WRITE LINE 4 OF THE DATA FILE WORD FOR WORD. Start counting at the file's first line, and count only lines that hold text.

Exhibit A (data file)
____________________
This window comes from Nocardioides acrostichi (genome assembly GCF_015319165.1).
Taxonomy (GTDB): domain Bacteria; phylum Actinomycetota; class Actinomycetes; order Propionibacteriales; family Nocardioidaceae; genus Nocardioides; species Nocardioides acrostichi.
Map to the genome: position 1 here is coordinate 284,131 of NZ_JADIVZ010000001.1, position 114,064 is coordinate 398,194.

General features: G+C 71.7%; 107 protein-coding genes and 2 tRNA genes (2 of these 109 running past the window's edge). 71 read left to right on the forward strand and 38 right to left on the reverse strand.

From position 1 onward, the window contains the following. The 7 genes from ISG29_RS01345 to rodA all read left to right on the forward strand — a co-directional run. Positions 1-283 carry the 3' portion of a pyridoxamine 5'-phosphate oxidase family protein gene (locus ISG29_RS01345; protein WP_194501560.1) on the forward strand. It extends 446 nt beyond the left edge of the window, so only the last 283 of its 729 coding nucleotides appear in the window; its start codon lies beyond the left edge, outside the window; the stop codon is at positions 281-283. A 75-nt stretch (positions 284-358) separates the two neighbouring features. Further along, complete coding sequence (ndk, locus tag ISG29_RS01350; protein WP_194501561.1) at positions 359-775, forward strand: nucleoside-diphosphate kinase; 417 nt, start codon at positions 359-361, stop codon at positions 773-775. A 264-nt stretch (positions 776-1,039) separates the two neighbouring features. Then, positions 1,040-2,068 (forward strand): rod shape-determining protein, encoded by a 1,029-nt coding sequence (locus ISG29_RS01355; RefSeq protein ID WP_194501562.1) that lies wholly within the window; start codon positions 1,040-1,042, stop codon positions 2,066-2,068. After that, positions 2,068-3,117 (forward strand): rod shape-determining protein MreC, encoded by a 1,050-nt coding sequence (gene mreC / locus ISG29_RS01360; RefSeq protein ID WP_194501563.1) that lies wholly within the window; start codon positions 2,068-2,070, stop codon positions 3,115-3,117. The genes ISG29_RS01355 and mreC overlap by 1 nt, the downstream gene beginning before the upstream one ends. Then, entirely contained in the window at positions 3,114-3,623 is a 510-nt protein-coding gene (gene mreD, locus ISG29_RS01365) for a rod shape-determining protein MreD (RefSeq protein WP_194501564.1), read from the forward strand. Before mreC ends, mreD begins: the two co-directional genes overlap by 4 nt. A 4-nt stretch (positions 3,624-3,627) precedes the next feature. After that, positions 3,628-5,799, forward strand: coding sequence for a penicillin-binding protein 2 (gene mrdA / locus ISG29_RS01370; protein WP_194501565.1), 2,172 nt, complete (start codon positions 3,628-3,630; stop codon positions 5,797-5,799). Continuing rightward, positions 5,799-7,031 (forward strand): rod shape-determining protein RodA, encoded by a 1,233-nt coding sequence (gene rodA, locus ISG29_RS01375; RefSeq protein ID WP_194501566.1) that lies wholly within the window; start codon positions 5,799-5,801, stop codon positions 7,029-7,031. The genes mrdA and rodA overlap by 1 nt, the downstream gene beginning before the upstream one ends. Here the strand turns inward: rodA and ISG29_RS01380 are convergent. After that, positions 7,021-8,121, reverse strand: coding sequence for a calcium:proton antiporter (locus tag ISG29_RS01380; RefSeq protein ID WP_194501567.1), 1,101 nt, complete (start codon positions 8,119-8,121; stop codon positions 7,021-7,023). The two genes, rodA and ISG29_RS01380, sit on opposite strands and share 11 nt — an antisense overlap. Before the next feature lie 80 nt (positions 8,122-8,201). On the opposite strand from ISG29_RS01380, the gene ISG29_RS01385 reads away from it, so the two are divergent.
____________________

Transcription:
General features: G+C 71.7%; 107 protein-coding genes and 2 tRNA genes (2 of these 109 running past the window's edge). 71 read left to right on the forward strand and 38 right to left on the reverse strand.